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Human Trafficking Presentation
Transcript of Human Trafficking Presentation
What is it?
Human trafficking is a form of modern day
slavery where people profit from the control
and exploitation of others.
All trafficking is exploitative, but when exploitation is not for financial gain and does not involve force, fraud or coercion it is not considered trafficking.
Whenever a child is used for commercial sex including prostitution or pornography, it is considered trafficking. Force, fraud, or coercion does not need to be proven because a child is inherently vulnerable.
Posing as a false
agency or other
Lying about working
conditions or wage
Threats or blackmail
Confiscation of passport
Making a person afraid
to seek help
Sex Trafficking: The recruitment, harboring, transportation, provision or obtaining of a person for commercial sex.
The recruitment, harboring, transportation, provision or obtaining of a person for labor services, through the use of force, fraud, or coercion for the purpose of subjection to involuntary servitude, debt bondage or slavery.
Trafficking is often confused with smuggling
and they are not interchangeable terms.
Human smuggling is defined as the importation of people into the United States involving deliberate evasion of immigration laws.
Infograph from LOVE146.org
At the Refugee and Immigrant Center, we can provide case management services to foreign born survivors of human trafficking. We work with survivors of both sex and labor trafficking. We will provide a screening to determine eligibility. Financial support can be provided to potential trafficking survivors, and in some cases, their family members. Services include:
English as a Second Language (ESL)
Connect with Legal
Who We Work With
Pre-Certified: Refers to the period of time between when trafficking victims are initially identified and officially certified by Health and Human Services.
Main objectives: Connect with lawyer and work towards T-Visa; basic needs; ESL
Certified: Refers to the period of time after the victim receives official certification from Health and Human Services. Adult and minor victims who are not US citizens or Lawful Permanent Residents are eligible to receive benefits and services under any federal or state program or activity to the same extent as a refugee.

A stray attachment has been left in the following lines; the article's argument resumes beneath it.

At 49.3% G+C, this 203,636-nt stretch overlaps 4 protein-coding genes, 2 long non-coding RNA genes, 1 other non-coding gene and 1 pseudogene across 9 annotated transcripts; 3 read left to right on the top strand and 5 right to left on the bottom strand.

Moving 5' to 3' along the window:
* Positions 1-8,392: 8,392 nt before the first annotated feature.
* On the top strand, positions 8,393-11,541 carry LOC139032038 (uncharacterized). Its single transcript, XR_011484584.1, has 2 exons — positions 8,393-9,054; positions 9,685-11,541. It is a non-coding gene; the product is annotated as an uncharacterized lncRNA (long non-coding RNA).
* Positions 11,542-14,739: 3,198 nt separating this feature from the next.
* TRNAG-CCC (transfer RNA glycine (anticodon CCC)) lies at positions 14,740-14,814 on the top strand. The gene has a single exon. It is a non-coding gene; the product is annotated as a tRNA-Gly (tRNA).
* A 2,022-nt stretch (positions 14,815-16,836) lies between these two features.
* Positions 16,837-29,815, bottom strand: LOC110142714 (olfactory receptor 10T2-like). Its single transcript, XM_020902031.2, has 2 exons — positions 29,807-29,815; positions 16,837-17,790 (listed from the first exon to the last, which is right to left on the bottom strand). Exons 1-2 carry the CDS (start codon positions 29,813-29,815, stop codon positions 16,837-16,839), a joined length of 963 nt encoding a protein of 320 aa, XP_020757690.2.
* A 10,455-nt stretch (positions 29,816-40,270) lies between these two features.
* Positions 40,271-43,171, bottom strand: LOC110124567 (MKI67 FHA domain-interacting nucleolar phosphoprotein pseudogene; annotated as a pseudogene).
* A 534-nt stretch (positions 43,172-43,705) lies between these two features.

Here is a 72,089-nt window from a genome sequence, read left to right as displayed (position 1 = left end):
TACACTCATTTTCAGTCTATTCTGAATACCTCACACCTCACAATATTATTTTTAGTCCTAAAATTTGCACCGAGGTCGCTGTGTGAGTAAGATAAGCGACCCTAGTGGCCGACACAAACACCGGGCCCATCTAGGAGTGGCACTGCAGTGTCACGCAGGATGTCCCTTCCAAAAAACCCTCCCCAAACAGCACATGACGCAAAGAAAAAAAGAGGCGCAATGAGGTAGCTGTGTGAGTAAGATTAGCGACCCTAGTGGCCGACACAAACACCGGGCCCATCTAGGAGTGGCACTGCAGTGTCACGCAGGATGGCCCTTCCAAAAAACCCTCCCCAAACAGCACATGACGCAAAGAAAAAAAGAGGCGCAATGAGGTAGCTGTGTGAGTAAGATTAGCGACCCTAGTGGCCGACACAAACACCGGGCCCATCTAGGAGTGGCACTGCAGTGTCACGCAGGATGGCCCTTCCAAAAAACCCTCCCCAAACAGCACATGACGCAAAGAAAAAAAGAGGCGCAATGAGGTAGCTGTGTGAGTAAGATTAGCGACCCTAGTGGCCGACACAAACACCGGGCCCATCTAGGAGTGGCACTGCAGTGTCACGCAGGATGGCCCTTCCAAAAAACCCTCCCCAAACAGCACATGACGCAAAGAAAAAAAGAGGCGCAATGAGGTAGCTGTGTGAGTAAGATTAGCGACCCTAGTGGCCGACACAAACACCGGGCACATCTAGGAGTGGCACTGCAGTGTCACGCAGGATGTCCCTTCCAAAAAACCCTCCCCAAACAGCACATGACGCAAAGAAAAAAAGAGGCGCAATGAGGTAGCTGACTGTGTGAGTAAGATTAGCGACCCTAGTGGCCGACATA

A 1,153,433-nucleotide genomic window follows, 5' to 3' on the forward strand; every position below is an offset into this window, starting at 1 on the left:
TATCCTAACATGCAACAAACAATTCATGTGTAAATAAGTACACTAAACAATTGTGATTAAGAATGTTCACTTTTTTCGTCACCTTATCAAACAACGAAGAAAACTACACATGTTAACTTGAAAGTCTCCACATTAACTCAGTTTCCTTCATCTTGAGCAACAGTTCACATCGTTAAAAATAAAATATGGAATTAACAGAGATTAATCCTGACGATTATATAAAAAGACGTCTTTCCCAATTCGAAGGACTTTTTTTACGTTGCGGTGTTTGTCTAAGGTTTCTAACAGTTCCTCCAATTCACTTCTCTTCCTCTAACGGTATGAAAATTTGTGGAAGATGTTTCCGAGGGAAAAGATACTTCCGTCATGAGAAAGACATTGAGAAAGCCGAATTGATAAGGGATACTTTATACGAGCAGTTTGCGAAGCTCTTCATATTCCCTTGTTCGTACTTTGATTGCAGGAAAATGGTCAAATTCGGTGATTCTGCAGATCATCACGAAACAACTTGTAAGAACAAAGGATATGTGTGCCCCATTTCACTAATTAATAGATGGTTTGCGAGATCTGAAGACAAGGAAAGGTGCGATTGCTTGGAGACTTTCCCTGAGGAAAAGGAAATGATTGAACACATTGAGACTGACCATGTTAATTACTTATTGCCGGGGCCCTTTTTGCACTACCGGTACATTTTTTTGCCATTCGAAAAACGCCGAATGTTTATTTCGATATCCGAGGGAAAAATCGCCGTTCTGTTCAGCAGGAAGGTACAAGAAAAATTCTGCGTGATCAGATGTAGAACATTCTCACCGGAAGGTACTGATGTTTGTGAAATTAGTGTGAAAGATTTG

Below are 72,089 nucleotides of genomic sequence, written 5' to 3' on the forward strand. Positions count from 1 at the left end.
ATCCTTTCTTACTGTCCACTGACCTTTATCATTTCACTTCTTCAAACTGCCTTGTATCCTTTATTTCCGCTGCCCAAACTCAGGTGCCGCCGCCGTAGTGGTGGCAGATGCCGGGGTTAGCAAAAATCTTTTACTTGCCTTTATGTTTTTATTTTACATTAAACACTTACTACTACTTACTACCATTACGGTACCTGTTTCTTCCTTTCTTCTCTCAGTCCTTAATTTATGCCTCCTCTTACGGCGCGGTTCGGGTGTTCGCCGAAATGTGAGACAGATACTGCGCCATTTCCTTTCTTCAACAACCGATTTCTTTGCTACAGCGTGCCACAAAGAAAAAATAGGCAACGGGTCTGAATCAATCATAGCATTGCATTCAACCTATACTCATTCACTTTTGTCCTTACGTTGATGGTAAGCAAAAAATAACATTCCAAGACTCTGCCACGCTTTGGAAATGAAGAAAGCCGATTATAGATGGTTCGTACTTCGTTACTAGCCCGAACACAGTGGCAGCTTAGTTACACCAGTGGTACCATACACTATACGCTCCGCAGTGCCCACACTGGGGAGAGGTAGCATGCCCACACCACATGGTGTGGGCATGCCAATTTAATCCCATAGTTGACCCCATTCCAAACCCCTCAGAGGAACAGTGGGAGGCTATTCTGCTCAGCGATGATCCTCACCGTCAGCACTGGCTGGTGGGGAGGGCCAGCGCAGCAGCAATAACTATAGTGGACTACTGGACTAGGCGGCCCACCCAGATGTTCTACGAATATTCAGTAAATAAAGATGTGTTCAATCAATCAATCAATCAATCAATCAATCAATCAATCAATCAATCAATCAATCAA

Main objectives: Employment; U.S. documents; public benefits
Derivative: Immediate family members (spouse or children) who have received a T-2 or T-3 Visa
Main objectives: Same as for “Certified” (with addition of child-specific needs)
Certification Letter: certification allows adult victims of human trafficking who are not U.S. citizens or Lawful Permanent Residents to be eligible to receive benefits and services under any federal or state program or activity to the same extent as a refugee. Once a victim has Continued Presence or a T-Visa, he or she can receive a Certification Letter from the U.S. Department of Health a Human Services (HHS) Office of Refugee Resettlement (ORR). Certification Letters do not expire but many benefits are time-limited.
T-Visa: a type of visa allowing certain victims of human trafficking and immediate family members to remain and work temporarily in the United States if they agree to assist law enforcement in testifying against the perpetrators. It is granted for four years and the holder can apply for a Green Card after three years.
Continued Presence: a temporary immigration status provided to individuals identified by law enforcement as victims of human trafficking. This status allows victims of human trafficking to remain in the U.S. temporarily during the ongoing investigation into the human trafficking related crimes committed against them. Continued Presence is initially granted for one year and may be renewed in one-year increments.
Red Flags for Identifying Potential Trafficking Victims:
Lack of freedom to leave living or working conditions
Few or no personal possessions or financial records
Individual owes a large debt and cannot pay it off; unpaid or paid very little
Not in control of own identification and legal documents (passport, visa, birth certificate)
Signs of physical abuse, restraint, branding, malnourishment, general lack of health care.
Inconsistencies in story, claims of "just visiting"
Quick Reference: Examples of Trafficking Assessment Questions:
Are you safe right now?
Are you doing what you expected to do?
What are your working conditions and hours?
Are you paid? How?
Can you leave your current situation if you want to?
Have you or your family been threatened?
Do you have control of your own legal identification documents?
The Refugee and Immigrant Center
at Asian Association of Utah
155 South 300 West
Salt Lake City, UT 84101
Anti-Trafficking Program Coordinator